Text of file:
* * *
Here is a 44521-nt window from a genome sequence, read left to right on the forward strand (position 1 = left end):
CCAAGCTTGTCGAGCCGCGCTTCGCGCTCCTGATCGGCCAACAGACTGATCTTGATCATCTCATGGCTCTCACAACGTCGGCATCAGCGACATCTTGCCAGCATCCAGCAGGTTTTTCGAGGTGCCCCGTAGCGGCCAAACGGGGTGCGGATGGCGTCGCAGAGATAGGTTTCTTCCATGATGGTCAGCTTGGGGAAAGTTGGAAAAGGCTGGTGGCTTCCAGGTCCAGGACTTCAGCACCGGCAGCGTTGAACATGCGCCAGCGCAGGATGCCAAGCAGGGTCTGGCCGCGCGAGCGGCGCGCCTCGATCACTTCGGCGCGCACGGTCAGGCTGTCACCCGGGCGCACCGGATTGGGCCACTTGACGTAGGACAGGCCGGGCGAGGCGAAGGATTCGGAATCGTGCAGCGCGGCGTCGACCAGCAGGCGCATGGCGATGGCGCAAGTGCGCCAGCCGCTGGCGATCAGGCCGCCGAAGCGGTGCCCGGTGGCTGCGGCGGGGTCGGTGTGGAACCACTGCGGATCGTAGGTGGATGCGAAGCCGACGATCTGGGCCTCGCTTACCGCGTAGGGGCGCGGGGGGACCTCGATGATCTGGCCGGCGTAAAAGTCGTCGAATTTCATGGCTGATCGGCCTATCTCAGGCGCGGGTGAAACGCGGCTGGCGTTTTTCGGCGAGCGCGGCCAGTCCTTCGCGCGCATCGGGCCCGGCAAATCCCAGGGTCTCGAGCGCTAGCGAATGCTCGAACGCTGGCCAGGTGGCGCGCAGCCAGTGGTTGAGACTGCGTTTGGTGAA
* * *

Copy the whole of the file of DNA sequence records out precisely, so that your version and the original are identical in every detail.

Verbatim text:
Here is a 44521-nt window from a genome sequence, read left to right on the forward strand (position 1 = left end):
CCAAGCTTGTCGAGCCGCGCTTCGCGCTCCTGATCGGCCAACAGACTGATCTTGATCATCTCATGGCTCTCACAACGTCGGCATCAGCGACATCTTGCCAGCATCCAGCAGGTTTTTCGAGGTGCCCCGTAGCGGCCAAACGGGGTGCGGATGGCGTCGCAGAGATAGGTTTCTTCCATGATGGTCAGCTTGGGGAAAGTTGGAAAAGGCTGGTGGCTTCCAGGTCCAGGACTTCAGCACCGGCAGCGTTGAACATGCGCCAGCGCAGGATGCCAAGCAGGGTCTGGCCGCGCGAGCGGCGCGCCTCGATCACTTCGGCGCGCACGGTCAGGCTGTCACCCGGGCGCACCGGATTGGGCCACTTGACGTAGGACAGGCCGGGCGAGGCGAAGGATTCGGAATCGTGCAGCGCGGCGTCGACCAGCAGGCGCATGGCGATGGCGCAAGTGCGCCAGCCGCTGGCGATCAGGCCGCCGAAGCGGTGCCCGGTGGCTGCGGCGGGGTCGGTGTGGAACCACTGCGGATCGTAGGTGGATGCGAAGCCGACGATCTGGGCCTCGCTTACCGCGTAGGGGCGCGGGGGGACCTCGATGATCTGGCCGGCGTAAAAGTCGTCGAATTTCATGGCTGATCGGCCTATCTCAGGCGCGGGTGAAACGCGGCTGGCGTTTTTCGGCGAGCGCGGCCAGTCCTTCGCGCGCATCGGGCCCGGCAAATCCCAGGGTCTCGAGCGCTAGCGAATGCTCGAACGCTGGCCAGGTGGCGCGCAGCCAGTGGTTGAGACTGCGTTTGGTGAA